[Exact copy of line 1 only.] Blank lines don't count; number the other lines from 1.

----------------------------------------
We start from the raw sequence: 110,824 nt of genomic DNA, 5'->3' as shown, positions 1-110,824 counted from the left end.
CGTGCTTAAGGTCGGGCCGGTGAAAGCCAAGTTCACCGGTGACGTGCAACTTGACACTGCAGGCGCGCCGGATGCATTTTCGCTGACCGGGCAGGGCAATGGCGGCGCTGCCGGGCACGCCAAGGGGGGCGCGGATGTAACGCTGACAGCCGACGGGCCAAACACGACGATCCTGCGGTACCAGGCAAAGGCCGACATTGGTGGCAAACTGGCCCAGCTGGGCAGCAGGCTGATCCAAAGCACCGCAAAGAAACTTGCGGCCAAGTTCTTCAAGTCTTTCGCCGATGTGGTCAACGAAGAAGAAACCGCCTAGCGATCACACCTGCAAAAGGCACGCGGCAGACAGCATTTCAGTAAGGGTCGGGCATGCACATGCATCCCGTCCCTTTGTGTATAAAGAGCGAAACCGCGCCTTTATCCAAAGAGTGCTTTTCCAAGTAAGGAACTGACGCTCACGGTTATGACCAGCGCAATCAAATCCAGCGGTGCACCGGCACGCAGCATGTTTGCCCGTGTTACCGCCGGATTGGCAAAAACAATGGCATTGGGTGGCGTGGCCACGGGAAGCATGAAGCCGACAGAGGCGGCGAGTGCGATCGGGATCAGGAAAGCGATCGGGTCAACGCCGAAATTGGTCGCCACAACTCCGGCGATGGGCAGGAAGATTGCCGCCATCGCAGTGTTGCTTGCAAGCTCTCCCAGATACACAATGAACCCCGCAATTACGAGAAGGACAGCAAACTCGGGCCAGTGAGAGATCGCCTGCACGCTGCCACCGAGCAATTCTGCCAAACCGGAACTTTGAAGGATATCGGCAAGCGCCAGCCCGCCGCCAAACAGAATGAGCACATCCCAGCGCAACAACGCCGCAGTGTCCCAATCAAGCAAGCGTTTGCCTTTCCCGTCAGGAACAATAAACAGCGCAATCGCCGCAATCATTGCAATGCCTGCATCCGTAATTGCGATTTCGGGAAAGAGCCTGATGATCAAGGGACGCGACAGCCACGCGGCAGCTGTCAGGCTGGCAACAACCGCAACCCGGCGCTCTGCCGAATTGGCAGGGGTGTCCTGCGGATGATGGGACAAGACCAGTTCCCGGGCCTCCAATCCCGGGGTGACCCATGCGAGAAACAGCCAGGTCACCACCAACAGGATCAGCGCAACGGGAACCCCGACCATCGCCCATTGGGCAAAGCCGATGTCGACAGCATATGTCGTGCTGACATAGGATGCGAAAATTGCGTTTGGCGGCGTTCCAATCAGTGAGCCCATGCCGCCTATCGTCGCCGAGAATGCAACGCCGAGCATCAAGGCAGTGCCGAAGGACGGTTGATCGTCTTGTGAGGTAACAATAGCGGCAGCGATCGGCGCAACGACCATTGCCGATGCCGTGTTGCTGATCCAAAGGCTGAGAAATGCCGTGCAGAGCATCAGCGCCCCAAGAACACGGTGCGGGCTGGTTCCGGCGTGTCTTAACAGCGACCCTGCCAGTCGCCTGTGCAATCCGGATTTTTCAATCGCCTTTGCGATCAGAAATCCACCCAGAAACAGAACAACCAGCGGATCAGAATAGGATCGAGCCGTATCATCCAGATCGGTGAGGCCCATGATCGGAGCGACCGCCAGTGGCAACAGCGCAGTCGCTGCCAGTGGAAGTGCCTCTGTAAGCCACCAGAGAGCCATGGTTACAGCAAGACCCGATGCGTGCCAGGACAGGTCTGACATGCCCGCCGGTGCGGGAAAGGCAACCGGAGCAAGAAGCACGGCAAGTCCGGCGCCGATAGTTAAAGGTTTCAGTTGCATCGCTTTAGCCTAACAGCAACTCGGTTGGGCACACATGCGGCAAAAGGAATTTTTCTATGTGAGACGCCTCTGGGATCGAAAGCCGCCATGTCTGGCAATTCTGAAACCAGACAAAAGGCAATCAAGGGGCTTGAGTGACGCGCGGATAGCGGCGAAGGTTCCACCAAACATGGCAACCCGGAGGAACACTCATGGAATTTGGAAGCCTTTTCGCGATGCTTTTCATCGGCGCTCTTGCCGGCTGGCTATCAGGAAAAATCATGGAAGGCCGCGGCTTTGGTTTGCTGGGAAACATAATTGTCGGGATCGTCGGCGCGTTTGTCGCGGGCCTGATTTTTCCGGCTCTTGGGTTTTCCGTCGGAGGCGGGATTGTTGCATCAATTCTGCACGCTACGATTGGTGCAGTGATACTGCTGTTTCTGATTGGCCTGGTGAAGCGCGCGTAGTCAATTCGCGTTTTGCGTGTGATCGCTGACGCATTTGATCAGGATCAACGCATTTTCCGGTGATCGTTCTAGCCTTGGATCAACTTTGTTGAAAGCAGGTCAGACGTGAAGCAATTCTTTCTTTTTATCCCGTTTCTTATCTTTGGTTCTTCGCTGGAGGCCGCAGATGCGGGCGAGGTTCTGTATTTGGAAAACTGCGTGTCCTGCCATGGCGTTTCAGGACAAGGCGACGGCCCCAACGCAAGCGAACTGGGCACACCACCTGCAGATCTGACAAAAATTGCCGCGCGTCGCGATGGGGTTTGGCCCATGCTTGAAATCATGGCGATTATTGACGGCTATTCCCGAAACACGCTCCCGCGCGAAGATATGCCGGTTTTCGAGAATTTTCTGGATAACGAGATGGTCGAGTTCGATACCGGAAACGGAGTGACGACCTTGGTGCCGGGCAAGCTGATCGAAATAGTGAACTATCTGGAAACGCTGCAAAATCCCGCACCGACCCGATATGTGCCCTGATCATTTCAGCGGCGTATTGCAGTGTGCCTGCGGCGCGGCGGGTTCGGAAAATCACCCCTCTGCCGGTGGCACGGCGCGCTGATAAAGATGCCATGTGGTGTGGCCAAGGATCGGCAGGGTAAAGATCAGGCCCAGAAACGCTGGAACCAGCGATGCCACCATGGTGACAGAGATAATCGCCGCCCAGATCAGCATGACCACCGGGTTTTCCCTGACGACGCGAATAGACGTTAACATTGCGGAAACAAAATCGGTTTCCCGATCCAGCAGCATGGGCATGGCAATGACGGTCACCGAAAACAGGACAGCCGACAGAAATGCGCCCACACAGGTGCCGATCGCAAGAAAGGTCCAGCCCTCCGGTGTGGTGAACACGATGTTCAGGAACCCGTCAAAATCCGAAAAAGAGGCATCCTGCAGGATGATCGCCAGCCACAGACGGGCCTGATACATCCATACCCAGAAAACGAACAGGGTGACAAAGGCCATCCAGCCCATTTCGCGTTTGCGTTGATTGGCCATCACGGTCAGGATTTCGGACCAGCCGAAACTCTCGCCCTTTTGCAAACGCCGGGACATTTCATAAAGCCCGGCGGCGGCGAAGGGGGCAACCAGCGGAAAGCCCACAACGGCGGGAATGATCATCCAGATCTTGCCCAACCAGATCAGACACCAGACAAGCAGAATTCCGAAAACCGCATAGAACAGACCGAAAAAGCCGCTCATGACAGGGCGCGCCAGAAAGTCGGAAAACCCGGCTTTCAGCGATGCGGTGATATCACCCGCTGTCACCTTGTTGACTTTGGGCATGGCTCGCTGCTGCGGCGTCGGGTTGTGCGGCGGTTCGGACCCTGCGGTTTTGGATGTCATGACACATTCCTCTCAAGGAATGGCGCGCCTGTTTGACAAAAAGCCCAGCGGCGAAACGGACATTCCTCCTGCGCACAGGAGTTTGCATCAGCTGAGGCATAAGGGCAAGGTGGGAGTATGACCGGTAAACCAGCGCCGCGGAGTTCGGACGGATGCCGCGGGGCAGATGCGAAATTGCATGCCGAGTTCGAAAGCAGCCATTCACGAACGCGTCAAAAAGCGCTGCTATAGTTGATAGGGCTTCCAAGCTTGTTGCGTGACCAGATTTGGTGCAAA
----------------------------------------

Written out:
We start from the raw sequence: 110,824 nt of genomic DNA, 5'->3' as shown, positions 1-110,824 counted from the left end.